Permeable surfaces would be used. The CPBC SFRA states that;

“Permeable paving prevents runoff during low intensity rainfall, however, during intense rainfall events some runoff may occur from these surfaces.”

Attenuation Urban Drainage techniques would be used to control the flow of water from the site into the drainage system. Little reference was made to this being in the form of a Pond.

On Canvey, with its high water table, the introduction of a pond may be of similar effect as lowering a bowl full of water into a bath of water, the overall water table will rise.

“Ponds and wetlands trap silt that may need to be removed periodically”, the recent report into the Canvey Island flooding of 2014 revealed that the lack of maintenance in the Canvey drainage system was a major factor in the level of flood damage caused.

The option of installing the more expensive option of a pumped system, similar to the one employed apparently successfully by Morrisons Supermarket, appears now to have been disregarded.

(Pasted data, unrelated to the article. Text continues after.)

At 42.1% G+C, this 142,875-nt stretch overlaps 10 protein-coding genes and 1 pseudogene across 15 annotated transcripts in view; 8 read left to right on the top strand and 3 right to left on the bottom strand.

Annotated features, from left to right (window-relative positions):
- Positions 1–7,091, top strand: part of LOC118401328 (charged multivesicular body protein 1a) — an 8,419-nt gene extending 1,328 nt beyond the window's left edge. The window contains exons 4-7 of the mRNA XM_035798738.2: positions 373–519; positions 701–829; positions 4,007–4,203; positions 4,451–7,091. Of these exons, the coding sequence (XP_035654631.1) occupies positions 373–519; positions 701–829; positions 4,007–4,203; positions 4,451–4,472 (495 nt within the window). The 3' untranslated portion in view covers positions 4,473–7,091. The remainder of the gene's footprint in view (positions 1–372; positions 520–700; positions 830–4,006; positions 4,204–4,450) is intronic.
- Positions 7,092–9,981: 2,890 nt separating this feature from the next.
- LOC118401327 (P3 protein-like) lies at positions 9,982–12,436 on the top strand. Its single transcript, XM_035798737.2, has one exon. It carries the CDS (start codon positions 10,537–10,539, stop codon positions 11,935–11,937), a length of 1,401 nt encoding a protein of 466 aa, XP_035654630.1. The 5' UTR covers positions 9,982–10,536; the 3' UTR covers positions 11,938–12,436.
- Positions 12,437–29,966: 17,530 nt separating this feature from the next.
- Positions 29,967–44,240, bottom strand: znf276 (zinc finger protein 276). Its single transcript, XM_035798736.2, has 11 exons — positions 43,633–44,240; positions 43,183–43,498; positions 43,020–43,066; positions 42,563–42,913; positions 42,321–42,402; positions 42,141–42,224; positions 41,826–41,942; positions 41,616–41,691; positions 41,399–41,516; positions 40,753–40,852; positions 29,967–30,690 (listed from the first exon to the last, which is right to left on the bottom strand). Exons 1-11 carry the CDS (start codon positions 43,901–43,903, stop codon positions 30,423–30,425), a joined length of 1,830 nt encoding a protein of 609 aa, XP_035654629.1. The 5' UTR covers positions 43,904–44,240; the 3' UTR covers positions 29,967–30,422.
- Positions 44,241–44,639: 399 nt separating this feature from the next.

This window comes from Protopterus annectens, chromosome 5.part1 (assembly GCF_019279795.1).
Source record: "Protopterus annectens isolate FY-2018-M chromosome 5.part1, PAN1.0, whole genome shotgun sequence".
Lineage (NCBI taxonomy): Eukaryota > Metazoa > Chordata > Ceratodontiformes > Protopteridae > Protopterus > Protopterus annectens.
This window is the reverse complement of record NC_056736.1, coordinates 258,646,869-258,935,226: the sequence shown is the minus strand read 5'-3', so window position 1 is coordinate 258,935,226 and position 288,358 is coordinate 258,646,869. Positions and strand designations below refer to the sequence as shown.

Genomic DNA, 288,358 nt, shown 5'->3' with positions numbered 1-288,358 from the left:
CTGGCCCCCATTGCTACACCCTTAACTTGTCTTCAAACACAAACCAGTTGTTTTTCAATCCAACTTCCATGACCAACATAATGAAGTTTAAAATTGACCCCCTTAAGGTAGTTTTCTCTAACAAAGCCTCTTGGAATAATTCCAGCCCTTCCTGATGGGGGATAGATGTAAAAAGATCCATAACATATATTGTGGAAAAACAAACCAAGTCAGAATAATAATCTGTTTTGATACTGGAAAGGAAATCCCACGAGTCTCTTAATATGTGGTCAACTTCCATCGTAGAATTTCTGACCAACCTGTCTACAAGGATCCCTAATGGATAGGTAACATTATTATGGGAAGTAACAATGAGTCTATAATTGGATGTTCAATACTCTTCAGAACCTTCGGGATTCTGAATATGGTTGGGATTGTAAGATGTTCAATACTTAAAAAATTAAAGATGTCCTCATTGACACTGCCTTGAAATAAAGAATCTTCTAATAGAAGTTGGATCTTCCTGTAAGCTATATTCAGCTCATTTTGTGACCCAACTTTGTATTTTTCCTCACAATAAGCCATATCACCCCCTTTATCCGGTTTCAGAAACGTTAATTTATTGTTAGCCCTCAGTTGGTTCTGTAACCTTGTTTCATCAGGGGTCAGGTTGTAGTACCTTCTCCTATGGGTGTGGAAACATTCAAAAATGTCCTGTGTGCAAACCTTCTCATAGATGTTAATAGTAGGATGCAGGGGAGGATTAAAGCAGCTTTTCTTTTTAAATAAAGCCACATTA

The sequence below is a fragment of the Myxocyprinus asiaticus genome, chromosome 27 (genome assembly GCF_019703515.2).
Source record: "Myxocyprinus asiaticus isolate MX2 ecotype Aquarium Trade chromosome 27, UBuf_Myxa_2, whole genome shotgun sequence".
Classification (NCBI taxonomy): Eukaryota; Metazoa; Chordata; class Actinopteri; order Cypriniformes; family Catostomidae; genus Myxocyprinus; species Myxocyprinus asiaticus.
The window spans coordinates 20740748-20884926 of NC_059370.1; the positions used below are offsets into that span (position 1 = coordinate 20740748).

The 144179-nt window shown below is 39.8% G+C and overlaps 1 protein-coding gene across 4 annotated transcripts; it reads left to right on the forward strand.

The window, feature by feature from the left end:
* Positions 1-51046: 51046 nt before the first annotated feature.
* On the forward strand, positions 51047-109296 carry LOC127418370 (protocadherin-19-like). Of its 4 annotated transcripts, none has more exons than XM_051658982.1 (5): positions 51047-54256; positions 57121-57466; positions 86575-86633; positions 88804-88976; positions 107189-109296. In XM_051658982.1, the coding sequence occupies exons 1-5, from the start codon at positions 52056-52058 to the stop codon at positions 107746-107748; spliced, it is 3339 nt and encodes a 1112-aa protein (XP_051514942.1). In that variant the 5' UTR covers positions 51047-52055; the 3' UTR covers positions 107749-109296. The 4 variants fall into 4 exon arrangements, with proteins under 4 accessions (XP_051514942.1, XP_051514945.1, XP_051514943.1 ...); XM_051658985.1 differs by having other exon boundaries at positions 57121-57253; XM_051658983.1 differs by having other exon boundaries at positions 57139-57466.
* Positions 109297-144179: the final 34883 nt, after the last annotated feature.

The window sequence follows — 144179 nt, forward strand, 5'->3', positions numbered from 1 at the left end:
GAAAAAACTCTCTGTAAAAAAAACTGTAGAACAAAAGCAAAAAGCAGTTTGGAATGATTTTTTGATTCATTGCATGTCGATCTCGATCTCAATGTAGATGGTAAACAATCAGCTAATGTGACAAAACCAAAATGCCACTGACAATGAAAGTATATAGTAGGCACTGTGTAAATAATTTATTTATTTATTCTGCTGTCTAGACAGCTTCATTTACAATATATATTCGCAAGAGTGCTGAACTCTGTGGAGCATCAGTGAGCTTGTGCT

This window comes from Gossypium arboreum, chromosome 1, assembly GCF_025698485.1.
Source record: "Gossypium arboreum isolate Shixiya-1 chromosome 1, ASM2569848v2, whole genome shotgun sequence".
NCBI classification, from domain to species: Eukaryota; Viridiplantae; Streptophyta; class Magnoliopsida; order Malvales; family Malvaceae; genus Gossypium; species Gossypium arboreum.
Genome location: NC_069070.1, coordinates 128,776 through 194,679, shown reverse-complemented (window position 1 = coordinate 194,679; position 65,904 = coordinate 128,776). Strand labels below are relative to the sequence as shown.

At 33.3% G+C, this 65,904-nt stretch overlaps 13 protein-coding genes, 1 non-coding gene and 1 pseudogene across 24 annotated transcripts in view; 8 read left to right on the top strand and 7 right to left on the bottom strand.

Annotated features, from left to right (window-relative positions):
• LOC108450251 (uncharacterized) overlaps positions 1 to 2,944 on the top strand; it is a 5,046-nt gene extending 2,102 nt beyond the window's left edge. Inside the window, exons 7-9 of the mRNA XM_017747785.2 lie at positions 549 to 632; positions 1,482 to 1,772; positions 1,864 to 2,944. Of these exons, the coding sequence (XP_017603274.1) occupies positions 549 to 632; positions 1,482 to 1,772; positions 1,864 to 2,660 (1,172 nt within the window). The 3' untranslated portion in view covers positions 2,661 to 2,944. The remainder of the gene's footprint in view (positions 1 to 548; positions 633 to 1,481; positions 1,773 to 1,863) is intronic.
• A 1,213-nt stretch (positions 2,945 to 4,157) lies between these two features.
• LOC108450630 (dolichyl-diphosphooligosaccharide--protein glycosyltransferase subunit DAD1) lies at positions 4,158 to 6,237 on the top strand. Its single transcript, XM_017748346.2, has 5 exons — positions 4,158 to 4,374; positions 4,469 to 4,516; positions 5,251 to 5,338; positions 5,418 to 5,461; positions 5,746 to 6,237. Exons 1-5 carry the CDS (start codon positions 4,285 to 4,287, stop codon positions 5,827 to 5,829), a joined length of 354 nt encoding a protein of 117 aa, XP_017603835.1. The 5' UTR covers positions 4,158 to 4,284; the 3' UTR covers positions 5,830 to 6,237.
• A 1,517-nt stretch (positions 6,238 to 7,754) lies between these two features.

In conclusion I will reproduce an “opinion” from the CPBC Strategic Flood Risk Assessment copy in our possession;

“The results from the increased scope Level 2 SFRA have confirmed that the southern part of Castle Point, namely Canvey Island and the Hadleigh Marshes area are at significant risk of tidal flooding.

In the event that a breach in the existing flood defences was to occur, or a failure of one of the existing flood barriers (residual risk), significant depths of floodwater would be experienced on Canvey Island and the southern portion of the mainland.  Given the low lying nature of these parts of the borough, floodwaters would propagate rapidly across Canvey Island thereby reducing the time for warning and evacuation of residents.

In addition, it has been identified that parts of Canvey Island are at actual risk of flooding due to the level of protection of the existing defences”

No regard to this Flood Risk was expressed, the decision and responsibility for this Risk is entirely the development committee members concern.